Wings of Liberty has 29 playable campaign missions, but only 26 of them are playable in a single playthrough since three missions are choice-related alternates. There is one secret mission named "Piercing the Shroud", which can be unlocked on the "Media Blitz" mission, by destroying a Science Facility in a corner of the map. There is also a series of four missions in which the player plays as the Protoss in reliving the memory of Zeratul.[11][12]

The Wings of Liberty campaign contains several missions with unique features, such as lava that floods the battlefield every five minutes, forcing the player to move their units to high ground before they're destroyed. In another mission, enemy units will only attack the player at night, forcing the player into a form of siege warfare. Finally, in one mission, the player must use a single unit to influence the tide of an AI-controlled battle. The single player missions are highly customizable and are featured in the StarCraft II Community Zone. Between missions, players can choose units, buildings, and upgrades that are not available in the multiplayer missions.[13] A major new addition to the map-making community will be the StarCraft II Marketplace, where high quality maps will be sold for a small fee as "premium maps" over The mode of payment has not yet been announced. Lead Designer Dustin Browder has mentioned that even maps like player-created Defense of the Ancients in Warcraft III would not meet the quality requirements to be branded as a premium map.[14]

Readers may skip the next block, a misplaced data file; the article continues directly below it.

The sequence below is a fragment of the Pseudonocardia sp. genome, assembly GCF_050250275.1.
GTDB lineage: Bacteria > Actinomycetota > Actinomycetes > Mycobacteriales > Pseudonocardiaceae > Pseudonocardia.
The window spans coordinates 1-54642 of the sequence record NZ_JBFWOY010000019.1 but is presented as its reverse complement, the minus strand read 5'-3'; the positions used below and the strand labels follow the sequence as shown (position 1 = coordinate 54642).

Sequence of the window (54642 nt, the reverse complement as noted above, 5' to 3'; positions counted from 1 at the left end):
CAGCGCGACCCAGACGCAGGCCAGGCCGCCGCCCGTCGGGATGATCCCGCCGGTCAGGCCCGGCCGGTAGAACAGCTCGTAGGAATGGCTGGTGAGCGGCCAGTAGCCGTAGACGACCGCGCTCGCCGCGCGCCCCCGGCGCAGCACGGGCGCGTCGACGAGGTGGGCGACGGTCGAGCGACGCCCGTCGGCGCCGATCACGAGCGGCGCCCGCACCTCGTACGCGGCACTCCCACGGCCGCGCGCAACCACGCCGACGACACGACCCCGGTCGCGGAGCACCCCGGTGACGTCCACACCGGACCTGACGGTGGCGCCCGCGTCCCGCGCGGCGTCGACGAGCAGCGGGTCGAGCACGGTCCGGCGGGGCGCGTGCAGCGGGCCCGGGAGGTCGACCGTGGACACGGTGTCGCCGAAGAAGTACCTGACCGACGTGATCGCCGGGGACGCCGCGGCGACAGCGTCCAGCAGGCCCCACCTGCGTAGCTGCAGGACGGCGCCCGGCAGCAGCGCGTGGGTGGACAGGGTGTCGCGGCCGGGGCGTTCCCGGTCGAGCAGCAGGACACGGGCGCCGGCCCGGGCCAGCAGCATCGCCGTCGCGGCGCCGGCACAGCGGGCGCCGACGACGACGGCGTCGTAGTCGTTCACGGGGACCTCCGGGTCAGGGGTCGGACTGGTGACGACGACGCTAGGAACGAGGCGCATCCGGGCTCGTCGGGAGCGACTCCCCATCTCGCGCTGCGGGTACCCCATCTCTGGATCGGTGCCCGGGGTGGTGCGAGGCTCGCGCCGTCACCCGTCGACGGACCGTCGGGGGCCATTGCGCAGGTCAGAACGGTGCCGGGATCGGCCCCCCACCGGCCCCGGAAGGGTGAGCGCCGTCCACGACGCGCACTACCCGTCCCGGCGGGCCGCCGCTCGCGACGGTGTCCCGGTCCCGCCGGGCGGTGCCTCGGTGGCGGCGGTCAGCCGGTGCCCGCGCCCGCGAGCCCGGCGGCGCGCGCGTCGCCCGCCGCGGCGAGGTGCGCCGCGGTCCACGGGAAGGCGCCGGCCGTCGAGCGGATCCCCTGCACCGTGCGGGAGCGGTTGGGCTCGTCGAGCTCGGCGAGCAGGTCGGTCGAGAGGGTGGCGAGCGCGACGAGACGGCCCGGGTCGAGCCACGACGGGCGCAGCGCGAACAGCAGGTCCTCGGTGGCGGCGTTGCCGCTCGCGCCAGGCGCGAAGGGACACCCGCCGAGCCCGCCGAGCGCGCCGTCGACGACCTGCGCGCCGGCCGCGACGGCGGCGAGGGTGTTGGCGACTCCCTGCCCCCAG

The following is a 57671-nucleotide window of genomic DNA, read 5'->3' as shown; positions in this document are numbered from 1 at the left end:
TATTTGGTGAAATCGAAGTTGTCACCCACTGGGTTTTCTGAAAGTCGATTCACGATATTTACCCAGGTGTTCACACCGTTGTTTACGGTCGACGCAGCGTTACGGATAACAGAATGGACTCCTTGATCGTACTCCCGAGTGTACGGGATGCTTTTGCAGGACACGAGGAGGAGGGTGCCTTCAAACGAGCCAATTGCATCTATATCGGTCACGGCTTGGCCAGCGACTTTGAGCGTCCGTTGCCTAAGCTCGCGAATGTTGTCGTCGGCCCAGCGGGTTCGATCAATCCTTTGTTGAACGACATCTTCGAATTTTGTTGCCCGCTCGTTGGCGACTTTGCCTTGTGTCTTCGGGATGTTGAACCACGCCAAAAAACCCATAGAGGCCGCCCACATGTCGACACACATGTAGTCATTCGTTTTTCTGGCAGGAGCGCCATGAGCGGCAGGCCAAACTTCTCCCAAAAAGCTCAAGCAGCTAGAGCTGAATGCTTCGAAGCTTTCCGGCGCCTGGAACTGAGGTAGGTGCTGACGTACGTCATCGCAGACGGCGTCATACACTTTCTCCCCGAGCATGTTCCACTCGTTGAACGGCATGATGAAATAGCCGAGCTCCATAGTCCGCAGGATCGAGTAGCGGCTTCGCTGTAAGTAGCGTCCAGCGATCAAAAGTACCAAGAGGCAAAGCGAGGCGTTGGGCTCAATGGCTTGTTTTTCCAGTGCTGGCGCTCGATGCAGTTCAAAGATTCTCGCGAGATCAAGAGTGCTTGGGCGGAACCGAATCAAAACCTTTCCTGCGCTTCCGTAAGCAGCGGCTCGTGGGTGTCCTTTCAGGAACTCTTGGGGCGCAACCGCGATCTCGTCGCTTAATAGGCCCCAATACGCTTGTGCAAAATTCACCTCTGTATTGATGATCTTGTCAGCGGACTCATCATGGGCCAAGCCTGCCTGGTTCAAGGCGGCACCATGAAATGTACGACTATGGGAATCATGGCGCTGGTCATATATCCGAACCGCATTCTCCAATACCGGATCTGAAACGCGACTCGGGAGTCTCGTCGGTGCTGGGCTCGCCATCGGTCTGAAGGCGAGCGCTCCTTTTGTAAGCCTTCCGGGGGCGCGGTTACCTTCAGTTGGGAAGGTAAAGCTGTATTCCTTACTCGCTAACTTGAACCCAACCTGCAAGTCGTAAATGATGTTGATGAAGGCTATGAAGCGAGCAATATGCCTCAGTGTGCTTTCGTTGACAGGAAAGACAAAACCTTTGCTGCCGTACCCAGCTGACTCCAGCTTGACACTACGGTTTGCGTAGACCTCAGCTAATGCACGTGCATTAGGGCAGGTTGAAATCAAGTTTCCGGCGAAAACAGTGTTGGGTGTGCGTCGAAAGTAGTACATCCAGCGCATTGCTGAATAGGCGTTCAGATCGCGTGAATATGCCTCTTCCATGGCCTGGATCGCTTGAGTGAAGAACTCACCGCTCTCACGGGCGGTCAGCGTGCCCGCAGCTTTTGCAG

Wings of Liberty features approximately the same number of units as the original StarCraft.[15] Some units from the original game have returned, some featuring new upgrades and abilities. For example, the Protoss Zealot, a melee unit from the original game, now has the researchable ability to dash forward and quickly reach nearby enemies as a refinement of its speed upgrade from the original. Other units have been replaced or removed entirely: for example, the Scout, a Protoss fighter craft present in the original, has been replaced by the Phoenix.[16][17] Other changes to unit design have been inspired by story events in StarCraft and its expansion, StarCraft: Brood War, replacing old units with new or renamed versions which sport different attributes and abilities.[16] Units in StarCraft II have new abilities, compared to the original, that encourage more complex interaction with the game environment. Among these are the inclusion of units that can traverse varying levels of terrain,[18] or have the ability to teleport short distances.[16] Some Protoss units can be warped into pylon-powered areas using the Warp Gate, a slight modification of an existing building called the Gateway.[16][19] StarCraft II's campaign also has exclusive units that are only playable in the campaign and not in the regular multiplayer mode, though they are available for custom maps. These mostly consist of units that have been scrapped from development such as the Terran Diamondback as well as various returning units from the original StarCraft such as the Terran Wraith and Goliath. The campaign also features hirable mercenaries, modified versions of certain units with enhanced attributes such as health or damage that become available for hire once the standard unit is unlocked.[20]